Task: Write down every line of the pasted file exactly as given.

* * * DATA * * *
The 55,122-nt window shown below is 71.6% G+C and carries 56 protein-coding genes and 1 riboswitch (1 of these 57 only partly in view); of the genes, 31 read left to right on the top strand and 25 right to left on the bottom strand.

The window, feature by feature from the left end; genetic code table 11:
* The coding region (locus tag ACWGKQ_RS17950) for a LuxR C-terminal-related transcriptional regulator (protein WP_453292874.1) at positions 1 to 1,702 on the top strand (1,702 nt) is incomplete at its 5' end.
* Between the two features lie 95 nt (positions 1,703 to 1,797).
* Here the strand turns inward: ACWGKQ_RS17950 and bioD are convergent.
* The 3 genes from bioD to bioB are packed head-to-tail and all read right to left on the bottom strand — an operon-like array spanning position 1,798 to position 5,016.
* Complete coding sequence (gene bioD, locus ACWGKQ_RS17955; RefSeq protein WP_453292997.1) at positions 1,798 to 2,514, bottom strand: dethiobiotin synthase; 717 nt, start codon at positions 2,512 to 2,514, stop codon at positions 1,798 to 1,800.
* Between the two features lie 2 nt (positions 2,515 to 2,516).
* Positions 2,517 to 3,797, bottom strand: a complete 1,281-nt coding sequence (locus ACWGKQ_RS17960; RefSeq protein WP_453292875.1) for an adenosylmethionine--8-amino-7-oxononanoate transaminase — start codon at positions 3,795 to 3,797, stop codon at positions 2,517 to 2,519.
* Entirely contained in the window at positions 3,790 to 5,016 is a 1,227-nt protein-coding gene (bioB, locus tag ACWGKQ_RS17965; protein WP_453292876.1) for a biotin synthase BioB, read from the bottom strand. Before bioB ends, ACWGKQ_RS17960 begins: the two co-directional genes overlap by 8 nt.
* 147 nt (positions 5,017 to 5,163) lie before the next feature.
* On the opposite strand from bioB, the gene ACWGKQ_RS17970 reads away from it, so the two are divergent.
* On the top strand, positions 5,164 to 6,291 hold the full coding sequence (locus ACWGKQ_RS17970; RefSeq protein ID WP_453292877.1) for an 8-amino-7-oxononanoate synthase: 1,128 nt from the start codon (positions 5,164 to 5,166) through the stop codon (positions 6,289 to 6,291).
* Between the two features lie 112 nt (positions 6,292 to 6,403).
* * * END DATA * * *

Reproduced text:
The 55,122-nt window shown below is 71.6% G+C and carries 56 protein-coding genes and 1 riboswitch (1 of these 57 only partly in view); of the genes, 31 read left to right on the top strand and 25 right to left on the bottom strand.

The window, feature by feature from the left end; genetic code table 11:
* The coding region (locus tag ACWGKQ_RS17950) for a LuxR C-terminal-related transcriptional regulator (protein WP_453292874.1) at positions 1 to 1,702 on the top strand (1,702 nt) is incomplete at its 5' end.
* Between the two features lie 95 nt (positions 1,703 to 1,797).
* Here the strand turns inward: ACWGKQ_RS17950 and bioD are convergent.
* The 3 genes from bioD to bioB are packed head-to-tail and all read right to left on the bottom strand — an operon-like array spanning position 1,798 to position 5,016.
* Complete coding sequence (gene bioD, locus ACWGKQ_RS17955; RefSeq protein WP_453292997.1) at positions 1,798 to 2,514, bottom strand: dethiobiotin synthase; 717 nt, start codon at positions 2,512 to 2,514, stop codon at positions 1,798 to 1,800.
* Between the two features lie 2 nt (positions 2,515 to 2,516).
* Positions 2,517 to 3,797, bottom strand: a complete 1,281-nt coding sequence (locus ACWGKQ_RS17960; RefSeq protein WP_453292875.1) for an adenosylmethionine--8-amino-7-oxononanoate transaminase — start codon at positions 3,795 to 3,797, stop codon at positions 2,517 to 2,519.
* Entirely contained in the window at positions 3,790 to 5,016 is a 1,227-nt protein-coding gene (bioB, locus tag ACWGKQ_RS17965; protein WP_453292876.1) for a biotin synthase BioB, read from the bottom strand. Before bioB ends, ACWGKQ_RS17960 begins: the two co-directional genes overlap by 8 nt.
* 147 nt (positions 5,017 to 5,163) lie before the next feature.
* On the opposite strand from bioB, the gene ACWGKQ_RS17970 reads away from it, so the two are divergent.
* On the top strand, positions 5,164 to 6,291 hold the full coding sequence (locus ACWGKQ_RS17970; RefSeq protein ID WP_453292877.1) for an 8-amino-7-oxononanoate synthase: 1,128 nt from the start codon (positions 5,164 to 5,166) through the stop codon (positions 6,289 to 6,291).
* Between the two features lie 112 nt (positions 6,292 to 6,403).